But, even the most careful athlete can still get injured. Ed dislocated his knee (to the extent that his foot was pointing in the wrong direction) five years ago while rollerblading. Three hours of surgery were needed to repair the knee and months of rehabilitation followed. But the pain and swelling continued. Determined not to go under the knife again, Ed decided to heal himself, beginning with massive doses of glucosamine and chondroitin. It worked and within seven months, Ed had regained the use of his knee.


At about the same time, Ed took up the practice of meditation and today finds it key in keeping his mind calm when life gets hectic. He tries to sit on a daily basis, usually listening to tapes from the Monroe Institute designed to enhance the depth of the practice by synchronizing both hemispheres of the brain. "Listening to these tapes while I'm meditating has helped open up a whole new creative bent for me" Ed says. Music is his creative outlet. He now plays his guitar and sings for his friends or at local clubs. He writes much of his own material, while also performing rock and folk standards.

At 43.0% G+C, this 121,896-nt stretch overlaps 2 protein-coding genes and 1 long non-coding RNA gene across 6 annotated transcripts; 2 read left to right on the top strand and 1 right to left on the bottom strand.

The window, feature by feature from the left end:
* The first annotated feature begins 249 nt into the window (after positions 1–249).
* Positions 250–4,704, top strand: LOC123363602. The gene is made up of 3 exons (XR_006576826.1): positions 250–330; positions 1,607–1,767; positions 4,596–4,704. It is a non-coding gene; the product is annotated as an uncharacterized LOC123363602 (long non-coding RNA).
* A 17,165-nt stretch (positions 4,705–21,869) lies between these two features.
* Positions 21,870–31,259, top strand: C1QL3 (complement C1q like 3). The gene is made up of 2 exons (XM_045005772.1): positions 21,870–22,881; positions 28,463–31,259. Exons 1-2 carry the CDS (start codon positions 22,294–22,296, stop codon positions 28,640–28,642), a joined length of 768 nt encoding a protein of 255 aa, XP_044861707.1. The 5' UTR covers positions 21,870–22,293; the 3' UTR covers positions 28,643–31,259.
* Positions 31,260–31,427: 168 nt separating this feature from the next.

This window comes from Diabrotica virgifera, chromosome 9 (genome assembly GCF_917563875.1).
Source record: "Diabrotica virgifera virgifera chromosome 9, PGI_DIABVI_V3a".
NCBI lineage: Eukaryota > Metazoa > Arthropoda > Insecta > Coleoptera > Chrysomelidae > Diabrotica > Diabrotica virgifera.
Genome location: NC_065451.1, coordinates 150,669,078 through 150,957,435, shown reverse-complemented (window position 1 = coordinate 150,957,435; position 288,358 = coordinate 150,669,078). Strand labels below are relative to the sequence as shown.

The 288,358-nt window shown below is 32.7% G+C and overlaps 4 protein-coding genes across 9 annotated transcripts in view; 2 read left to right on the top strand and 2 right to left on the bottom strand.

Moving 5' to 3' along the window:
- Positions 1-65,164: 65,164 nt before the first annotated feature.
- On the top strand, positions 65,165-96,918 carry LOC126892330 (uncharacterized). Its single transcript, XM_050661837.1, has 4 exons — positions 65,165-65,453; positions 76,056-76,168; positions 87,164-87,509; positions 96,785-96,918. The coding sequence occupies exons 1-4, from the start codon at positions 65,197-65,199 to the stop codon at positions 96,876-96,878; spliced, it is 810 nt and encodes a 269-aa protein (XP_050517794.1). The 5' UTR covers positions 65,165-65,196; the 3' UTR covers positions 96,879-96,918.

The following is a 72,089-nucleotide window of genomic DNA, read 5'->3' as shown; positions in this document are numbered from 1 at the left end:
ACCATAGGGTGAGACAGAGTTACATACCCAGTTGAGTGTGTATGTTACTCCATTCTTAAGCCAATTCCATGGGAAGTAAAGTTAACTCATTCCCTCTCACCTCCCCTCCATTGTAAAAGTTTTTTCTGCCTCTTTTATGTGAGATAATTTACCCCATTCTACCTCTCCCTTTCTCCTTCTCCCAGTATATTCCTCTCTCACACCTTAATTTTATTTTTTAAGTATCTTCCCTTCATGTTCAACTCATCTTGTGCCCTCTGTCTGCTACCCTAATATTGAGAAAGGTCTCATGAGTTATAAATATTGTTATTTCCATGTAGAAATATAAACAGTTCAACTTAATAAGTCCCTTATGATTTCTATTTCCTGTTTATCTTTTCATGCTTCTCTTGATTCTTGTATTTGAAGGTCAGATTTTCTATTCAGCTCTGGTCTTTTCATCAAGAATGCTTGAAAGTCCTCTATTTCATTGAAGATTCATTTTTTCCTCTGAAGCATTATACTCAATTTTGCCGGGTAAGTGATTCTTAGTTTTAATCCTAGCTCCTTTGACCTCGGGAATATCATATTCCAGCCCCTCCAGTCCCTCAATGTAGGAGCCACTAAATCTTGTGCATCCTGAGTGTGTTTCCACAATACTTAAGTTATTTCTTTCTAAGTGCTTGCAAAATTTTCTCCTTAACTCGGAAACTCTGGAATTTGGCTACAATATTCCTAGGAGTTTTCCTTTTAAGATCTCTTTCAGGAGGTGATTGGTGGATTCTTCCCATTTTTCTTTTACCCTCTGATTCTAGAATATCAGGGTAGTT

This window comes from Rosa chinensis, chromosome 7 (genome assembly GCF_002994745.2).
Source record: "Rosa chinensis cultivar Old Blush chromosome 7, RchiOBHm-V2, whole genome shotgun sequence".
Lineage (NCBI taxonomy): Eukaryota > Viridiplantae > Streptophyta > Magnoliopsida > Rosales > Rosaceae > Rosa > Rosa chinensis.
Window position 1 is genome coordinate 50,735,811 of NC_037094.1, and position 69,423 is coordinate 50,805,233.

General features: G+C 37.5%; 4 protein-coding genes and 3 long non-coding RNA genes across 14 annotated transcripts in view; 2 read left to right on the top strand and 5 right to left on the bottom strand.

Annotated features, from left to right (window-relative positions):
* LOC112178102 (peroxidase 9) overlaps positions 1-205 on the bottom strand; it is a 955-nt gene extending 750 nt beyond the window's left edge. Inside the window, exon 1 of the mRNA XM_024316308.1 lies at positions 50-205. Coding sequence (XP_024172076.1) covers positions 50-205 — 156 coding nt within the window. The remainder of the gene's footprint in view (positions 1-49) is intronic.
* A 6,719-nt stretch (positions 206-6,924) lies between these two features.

Ed's new philosophy on health has strongly influenced his choice of charities and investments. When he isn't at work-Ed opened his own State Farm Insurance Agency in 1983-he's likely to be engaged in fund-raising efforts or offering logistical support to Visionary Alternatives, Inc., a non-profit organization, founded by Jane Tobal, that pays for alternative medical care for critically ill patients. Ed is also an investor in the Miami-based Healing Visions, Inc., founded by Dr. Deborah Mash, Professor of Neurology at the University of Miami and a Life Extension Scientific Advisory Board member, who is conducting clinical trials on the use of an African plant to help treat drug and alcohol addiction.

"I now believe there is no condition of the human body that cannot be normalized, given the time and effort to find the right therapy," says Ed.

And Ed has every intention of doing what he can to help others find that right therapy. "I feel so good these days and I have so much energy, that I can't conceive of ever retiring."

-Twig Mowatt